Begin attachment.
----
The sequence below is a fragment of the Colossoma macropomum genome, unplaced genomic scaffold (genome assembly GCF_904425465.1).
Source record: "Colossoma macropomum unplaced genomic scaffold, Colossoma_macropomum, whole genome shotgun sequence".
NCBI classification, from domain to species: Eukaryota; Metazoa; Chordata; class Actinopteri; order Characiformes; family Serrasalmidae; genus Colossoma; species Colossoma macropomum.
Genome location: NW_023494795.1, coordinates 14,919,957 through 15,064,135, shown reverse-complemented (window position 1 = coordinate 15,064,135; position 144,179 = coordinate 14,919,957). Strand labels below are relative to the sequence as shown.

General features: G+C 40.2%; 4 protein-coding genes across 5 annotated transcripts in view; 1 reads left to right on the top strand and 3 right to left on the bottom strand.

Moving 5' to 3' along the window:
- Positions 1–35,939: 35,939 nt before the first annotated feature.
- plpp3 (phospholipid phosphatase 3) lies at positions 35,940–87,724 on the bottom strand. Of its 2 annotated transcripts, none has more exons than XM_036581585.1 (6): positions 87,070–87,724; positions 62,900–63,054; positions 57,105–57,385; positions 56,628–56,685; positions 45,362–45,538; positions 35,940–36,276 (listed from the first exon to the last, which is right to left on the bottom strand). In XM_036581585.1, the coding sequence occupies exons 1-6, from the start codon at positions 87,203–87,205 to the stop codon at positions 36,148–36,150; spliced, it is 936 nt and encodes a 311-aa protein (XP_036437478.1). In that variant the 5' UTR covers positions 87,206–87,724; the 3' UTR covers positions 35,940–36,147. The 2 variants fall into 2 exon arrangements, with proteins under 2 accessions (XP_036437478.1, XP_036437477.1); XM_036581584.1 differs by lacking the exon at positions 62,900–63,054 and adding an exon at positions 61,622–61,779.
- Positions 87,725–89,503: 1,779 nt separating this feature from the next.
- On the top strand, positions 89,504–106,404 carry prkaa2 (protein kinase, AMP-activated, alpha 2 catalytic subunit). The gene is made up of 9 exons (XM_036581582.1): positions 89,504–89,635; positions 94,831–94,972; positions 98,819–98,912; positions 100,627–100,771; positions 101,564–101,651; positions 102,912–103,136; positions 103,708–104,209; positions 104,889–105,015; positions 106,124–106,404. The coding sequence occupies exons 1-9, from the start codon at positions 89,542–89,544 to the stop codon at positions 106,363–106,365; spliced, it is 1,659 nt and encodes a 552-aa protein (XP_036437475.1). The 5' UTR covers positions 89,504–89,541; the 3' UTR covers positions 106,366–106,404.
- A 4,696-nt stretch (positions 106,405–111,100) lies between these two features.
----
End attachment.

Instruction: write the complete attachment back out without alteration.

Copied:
The sequence below is a fragment of the Colossoma macropomum genome, unplaced genomic scaffold (genome assembly GCF_904425465.1).
Source record: "Colossoma macropomum unplaced genomic scaffold, Colossoma_macropomum, whole genome shotgun sequence".
NCBI classification, from domain to species: Eukaryota; Metazoa; Chordata; class Actinopteri; order Characiformes; family Serrasalmidae; genus Colossoma; species Colossoma macropomum.
Genome location: NW_023494795.1, coordinates 14,919,957 through 15,064,135, shown reverse-complemented (window position 1 = coordinate 15,064,135; position 144,179 = coordinate 14,919,957). Strand labels below are relative to the sequence as shown.

General features: G+C 40.2%; 4 protein-coding genes across 5 annotated transcripts in view; 1 reads left to right on the top strand and 3 right to left on the bottom strand.

Moving 5' to 3' along the window:
- Positions 1–35,939: 35,939 nt before the first annotated feature.
- plpp3 (phospholipid phosphatase 3) lies at positions 35,940–87,724 on the bottom strand. Of its 2 annotated transcripts, none has more exons than XM_036581585.1 (6): positions 87,070–87,724; positions 62,900–63,054; positions 57,105–57,385; positions 56,628–56,685; positions 45,362–45,538; positions 35,940–36,276 (listed from the first exon to the last, which is right to left on the bottom strand). In XM_036581585.1, the coding sequence occupies exons 1-6, from the start codon at positions 87,203–87,205 to the stop codon at positions 36,148–36,150; spliced, it is 936 nt and encodes a 311-aa protein (XP_036437478.1). In that variant the 5' UTR covers positions 87,206–87,724; the 3' UTR covers positions 35,940–36,147. The 2 variants fall into 2 exon arrangements, with proteins under 2 accessions (XP_036437478.1, XP_036437477.1); XM_036581584.1 differs by lacking the exon at positions 62,900–63,054 and adding an exon at positions 61,622–61,779.
- Positions 87,725–89,503: 1,779 nt separating this feature from the next.
- On the top strand, positions 89,504–106,404 carry prkaa2 (protein kinase, AMP-activated, alpha 2 catalytic subunit). The gene is made up of 9 exons (XM_036581582.1): positions 89,504–89,635; positions 94,831–94,972; positions 98,819–98,912; positions 100,627–100,771; positions 101,564–101,651; positions 102,912–103,136; positions 103,708–104,209; positions 104,889–105,015; positions 106,124–106,404. The coding sequence occupies exons 1-9, from the start codon at positions 89,542–89,544 to the stop codon at positions 106,363–106,365; spliced, it is 1,659 nt and encodes a 552-aa protein (XP_036437475.1). The 5' UTR covers positions 89,504–89,541; the 3' UTR covers positions 106,366–106,404.
- A 4,696-nt stretch (positions 106,405–111,100) lies between these two features.